Based on my audio-gram, would I be a good candidate for frequency shifting on the Phonak Audeo Smart S IX line?

Thanks

FWIW, Widex calls the feature “Audibility Extender.” It does a “move” not a “copy and paste” (like the Starkey).

Can’t post a link. Google “widex audibility extender.”

I’ve been trialing the Clear 440. The audibility extender is actually a distinct program - it’s not an automatic feature of the master program. A Widex rep (whom my audiologist invited to do my initial fitting a week ago), declined to load that program, stating that my specs suggest I don’t need it.

I’ll report in due course on my experience with the Clear 440.

-Ron

Here’s a link that proved to me that widex was transposing the sound wave to a lower frequency. my jaw along with many others dropped when we realized it was not just compressing sounds.
http://www.hearingreview.com/issues/articles/2006-10_08.asp
but this feature never panned out as well as we hoped. I was hoping one day phonak would take a shot at this but with all that they invested in sound recover I doubt it.

And here’s an amazing product for bird watchers that gives you sample audio and I think this is a good example of frequency transposition. songfinder
http://www.nselec.com/

I would say yes. The poorer your high frequency hearing is, the more likely you are to have cochlear dead zones. This usually translates into reduced clarity of speech/poor word recognition scores. In my experience, these are the types of hearing losses that can benefit most from Sound Recover (and the types of losses they are intended for). Of course, I like the Phonak HA’s for just about everyone…lol

Thank you for your feedback. I can;t wait to get my Audeo Smart IX’s

My Agile pros do sound really great, but they seem to not have the volume I need without feedback issues.

So… since I’m qualified for number 2 and 3 of your description here… do you have any idea what are other options? It drives me CRAZY to hear things not where I know they should be. It’s getting better, and I’m learning to ignore the occasional cross-tones when I’m working (I’m an x-ray tech… so between the beep of the machine when we make the exposure, to the various beeps and chirps of monitoring equipment in surgery, I get a lot of tone-specific beeps) but other times it’s … disturbing. :smiley: Thanks!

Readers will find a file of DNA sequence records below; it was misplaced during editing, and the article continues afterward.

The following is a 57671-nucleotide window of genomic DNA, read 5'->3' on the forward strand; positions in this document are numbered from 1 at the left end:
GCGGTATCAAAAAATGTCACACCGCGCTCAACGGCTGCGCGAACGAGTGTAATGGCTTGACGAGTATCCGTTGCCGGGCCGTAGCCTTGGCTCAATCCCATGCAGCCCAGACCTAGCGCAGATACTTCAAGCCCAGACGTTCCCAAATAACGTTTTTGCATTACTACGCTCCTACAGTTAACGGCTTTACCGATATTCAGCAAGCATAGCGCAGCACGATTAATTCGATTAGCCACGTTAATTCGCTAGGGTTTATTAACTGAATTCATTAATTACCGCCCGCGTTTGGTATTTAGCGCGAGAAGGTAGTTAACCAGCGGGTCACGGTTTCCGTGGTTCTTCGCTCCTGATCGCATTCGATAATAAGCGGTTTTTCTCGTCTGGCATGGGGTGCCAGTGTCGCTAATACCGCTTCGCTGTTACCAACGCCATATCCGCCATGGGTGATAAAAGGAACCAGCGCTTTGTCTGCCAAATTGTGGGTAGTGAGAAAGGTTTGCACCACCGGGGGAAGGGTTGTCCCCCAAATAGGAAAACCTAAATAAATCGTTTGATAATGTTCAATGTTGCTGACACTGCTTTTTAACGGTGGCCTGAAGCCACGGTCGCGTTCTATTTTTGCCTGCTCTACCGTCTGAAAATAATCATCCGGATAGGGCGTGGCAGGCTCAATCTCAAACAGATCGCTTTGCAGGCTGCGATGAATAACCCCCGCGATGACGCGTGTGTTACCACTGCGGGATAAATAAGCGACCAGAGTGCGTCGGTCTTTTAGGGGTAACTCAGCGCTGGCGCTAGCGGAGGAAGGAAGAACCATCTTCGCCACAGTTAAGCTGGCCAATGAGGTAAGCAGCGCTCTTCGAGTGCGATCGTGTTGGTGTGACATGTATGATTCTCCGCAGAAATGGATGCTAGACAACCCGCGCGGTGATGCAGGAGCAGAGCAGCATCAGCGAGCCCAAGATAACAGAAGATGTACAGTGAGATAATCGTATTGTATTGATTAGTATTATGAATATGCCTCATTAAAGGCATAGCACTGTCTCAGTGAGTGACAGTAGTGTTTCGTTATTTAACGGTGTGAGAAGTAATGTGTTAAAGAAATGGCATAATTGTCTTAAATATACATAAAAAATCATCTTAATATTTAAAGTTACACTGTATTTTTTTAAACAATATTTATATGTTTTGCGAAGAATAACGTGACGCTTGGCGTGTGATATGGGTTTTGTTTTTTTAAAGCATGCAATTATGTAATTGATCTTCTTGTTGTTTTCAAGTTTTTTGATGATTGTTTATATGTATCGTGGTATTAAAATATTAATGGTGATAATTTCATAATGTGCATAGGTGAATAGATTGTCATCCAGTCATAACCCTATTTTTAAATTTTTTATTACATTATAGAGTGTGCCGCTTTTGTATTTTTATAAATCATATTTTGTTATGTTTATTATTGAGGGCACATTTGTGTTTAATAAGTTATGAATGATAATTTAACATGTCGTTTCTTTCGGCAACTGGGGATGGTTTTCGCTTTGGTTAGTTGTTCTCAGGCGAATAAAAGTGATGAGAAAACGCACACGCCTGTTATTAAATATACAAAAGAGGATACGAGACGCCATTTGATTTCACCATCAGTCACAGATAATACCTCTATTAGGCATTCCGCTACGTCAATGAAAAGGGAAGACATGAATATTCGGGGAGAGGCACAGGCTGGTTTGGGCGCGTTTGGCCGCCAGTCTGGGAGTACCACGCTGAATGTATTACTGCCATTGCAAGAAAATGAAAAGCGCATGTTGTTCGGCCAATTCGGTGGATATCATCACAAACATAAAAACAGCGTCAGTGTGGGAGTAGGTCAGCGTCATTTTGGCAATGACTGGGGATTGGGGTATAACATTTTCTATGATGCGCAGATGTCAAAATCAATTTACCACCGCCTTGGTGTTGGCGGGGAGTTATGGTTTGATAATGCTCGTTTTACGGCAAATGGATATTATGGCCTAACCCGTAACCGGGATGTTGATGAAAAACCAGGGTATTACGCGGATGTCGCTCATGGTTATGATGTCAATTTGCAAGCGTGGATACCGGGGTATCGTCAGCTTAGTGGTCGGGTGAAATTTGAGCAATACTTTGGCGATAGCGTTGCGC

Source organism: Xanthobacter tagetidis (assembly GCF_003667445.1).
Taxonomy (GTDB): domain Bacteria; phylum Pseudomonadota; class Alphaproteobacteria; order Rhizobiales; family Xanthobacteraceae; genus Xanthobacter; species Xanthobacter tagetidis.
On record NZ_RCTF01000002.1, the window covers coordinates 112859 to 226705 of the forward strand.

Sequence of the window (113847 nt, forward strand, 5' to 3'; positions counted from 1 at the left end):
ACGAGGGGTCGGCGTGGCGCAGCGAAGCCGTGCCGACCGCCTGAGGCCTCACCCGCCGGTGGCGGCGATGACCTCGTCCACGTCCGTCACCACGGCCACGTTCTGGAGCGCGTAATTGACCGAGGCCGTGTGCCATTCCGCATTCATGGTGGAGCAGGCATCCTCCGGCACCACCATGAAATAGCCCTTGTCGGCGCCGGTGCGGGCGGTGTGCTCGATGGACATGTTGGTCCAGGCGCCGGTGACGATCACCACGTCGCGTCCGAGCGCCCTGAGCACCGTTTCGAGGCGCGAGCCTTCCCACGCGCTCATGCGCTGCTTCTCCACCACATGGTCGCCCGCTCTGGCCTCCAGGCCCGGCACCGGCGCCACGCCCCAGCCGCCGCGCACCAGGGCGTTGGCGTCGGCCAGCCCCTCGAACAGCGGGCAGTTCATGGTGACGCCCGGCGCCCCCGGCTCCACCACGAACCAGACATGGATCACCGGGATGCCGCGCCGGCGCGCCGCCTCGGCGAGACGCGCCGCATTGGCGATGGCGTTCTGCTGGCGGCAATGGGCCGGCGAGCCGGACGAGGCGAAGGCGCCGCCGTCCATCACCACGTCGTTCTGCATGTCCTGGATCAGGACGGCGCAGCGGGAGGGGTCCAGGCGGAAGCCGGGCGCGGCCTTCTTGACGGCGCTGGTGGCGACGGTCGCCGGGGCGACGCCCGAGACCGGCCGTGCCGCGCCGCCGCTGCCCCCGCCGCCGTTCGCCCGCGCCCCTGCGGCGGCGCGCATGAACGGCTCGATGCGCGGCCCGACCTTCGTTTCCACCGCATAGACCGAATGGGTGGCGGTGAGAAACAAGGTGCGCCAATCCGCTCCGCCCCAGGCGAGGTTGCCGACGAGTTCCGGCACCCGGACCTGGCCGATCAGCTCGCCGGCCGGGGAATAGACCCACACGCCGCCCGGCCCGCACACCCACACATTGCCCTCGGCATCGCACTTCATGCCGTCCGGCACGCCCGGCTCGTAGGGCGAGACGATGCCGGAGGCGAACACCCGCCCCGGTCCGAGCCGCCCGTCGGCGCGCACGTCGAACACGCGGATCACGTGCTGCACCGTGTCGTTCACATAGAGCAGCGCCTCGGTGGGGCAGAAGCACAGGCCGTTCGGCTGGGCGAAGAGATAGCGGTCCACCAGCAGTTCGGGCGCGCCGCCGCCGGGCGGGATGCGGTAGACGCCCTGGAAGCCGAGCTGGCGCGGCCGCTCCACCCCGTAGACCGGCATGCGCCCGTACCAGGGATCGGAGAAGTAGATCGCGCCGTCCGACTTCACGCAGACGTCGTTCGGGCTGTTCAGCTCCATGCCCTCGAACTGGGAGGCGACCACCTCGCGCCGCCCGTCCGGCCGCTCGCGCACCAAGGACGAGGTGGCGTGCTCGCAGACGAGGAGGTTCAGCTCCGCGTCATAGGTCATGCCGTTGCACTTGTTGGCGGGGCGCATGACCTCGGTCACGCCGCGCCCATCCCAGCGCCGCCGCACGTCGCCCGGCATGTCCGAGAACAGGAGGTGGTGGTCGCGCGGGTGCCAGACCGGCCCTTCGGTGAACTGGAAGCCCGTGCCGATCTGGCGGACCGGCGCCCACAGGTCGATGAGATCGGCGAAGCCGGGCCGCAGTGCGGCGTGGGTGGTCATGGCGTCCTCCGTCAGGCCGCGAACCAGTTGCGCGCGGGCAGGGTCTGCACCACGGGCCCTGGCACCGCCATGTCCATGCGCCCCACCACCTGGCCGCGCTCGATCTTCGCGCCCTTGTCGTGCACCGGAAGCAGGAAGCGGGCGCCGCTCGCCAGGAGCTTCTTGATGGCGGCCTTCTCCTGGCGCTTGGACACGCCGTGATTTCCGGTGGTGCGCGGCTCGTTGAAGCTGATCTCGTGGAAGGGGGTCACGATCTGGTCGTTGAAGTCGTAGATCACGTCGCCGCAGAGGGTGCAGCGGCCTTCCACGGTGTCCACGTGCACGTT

Why Smart IX and not Naida with as big a loss as you have? I would think if you are already having trouble with pumping lots of volume that the Naida SP or even UP would have more power to deal with covering your needs? They both have sound recover and are water resistant. I think the SP now even comes in a CRT model.

Maureen

Mkah, Keep your expectations low. I have a similar hearing loss to you and just trialed the Wi, Ambra, Agil Pro and Clear.

For my hearing, the Agil Pro and the Wi have FAR superior sound quality to the other two.

Clear - Audibility Externder is a very odd - in essence, it seems to elongate soft consonants - turning a sh into a shhhhhh; weird. The Clears seem to pick up artifacts with loud music. I did not like them.

Ambra = The Ambras work well in most environments at pulling in the speakers voice and shutting out other ambient noise but have just awful sound quality - they sound like transistor radios. I am not alone in this latter opinion.

Wi - The Wis were excellent in almost everything but awful in noisy scenarios. If those work for you in noise, that may be the best hearing aid out there.

Agil Power Pro = My Agil is a Power Pro and it has plenty of volume. That may be why I don’t need more power even though my loss is worse than yours. The Agils have very good sound quality and are almost as good as the Ambras in noise. They are no fuss as they only have one main program for noise and quiet and they can toggle up and down between other programs.

It took me several monts to get used to sound revocer. At first, I felt that sound quality changed . It felt like some high frequency sounds were thicker than usual and human voices were of more high pitched. Over time I got used to it and sounds seems more natural. Type of hearing loss and brain are important factors. The brain needs time to adjust to shifted sounds. I need more time than most users . I guess it took more than six months to fully get used to sound recover. It was worth time.